God loves gentrification
“God loves cities.” This has been a mantra that has guided a new generation of evangelicals who have sought to take their Christian faith into the inner cities and urban centers of the United States. There are more people to evangelize there, the rationale goes. A previous generation of Christians mistakenly sheltered themselves from the diverse and “sinful” cities. Why cut churches off from the centers of art, commerce, and culture? Moreover, the bible calls Christians to seek the welfare of their cities (Jeremiah 29:4-7). Yet, the questions I want to raise are these: what does it mean that the popularity of predominately white church plants in inner cities has grown precisely as gentrification has spiked? What does it mean that many have been inspired to seek the welfare of cities precisely as a growing number of people have been economically displaced from these cities? The theologies that romanticize this shift into the city need to be seriously scrutinized alongside the material realities.
In the 1990s and 2000s, while many evangelicals changed their minds about cities and moved in, cities and suburbs also changed. According to the Confronting Suburban Poverty in America study, by 2012 there were more people living below the poverty line in U.S. suburbs (16.5 million) than in cities (13.5 million). These changes are reflected in virtually all of the major metropolitan areas around the country. Fully 88 percent of Atlanta’s poor live in the suburbs…and between 2000 and 2011, Atlanta’s suburban poor population grew by 159 percent while the city’s poor population remained essentially flat. In Chicago’s suburbs, the number of those living in poverty increased over 99% in the same time span, roughly 7 times more than the city’s rate. New York’s suburban poverty grew approximately 14 times more than the city’s poverty between 2000 and 2011.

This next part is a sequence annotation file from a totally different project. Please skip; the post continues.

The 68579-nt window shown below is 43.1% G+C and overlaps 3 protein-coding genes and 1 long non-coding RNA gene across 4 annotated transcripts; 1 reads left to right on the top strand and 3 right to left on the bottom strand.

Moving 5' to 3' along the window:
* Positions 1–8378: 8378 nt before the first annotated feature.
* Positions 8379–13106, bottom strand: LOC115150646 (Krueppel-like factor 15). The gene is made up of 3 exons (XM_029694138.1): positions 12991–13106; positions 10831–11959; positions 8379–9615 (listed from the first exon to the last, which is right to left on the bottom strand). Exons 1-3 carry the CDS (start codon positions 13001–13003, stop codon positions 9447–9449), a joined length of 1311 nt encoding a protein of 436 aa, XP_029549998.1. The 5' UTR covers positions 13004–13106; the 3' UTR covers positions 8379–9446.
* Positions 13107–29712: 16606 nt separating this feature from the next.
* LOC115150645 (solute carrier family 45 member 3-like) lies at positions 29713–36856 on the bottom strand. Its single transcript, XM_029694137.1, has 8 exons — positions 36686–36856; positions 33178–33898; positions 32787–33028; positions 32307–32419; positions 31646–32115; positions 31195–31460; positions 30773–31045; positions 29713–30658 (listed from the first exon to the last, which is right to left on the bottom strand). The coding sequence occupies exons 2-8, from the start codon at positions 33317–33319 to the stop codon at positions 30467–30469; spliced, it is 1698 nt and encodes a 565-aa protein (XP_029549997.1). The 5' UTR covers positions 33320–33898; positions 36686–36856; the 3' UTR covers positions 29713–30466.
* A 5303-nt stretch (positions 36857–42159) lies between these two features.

Even though our cities and suburbs have dramatically changed, our traditional narratives about them largely have not. Suburbs are imagined as white and affluent. Cities are imagined as the places that need social justice. Yet, places like Ferguson, Missouri, shatter this simple picture. Ferguson is a suburb of St. Louis that saw its poor population increase by 99% within a decade. Beyond being a problem of pure economics, Ferguson exposed to this nation how America’s new suburbs are afflicted by a more complicated web of inequalities.
All of this hits close to home for me. Growing up in a predominately Black, Latino, and immigrant suburb on Long Island, I have found the realities of my community invisibilized and ignored within many paradigms concerning “urban ministry” and “justice ministry.” This, it is important to admit, is also a problem that extends beyond churches. Many non-profits, social services, and streams of funding are still directed overwhelmingly and disproportionately at urban centers.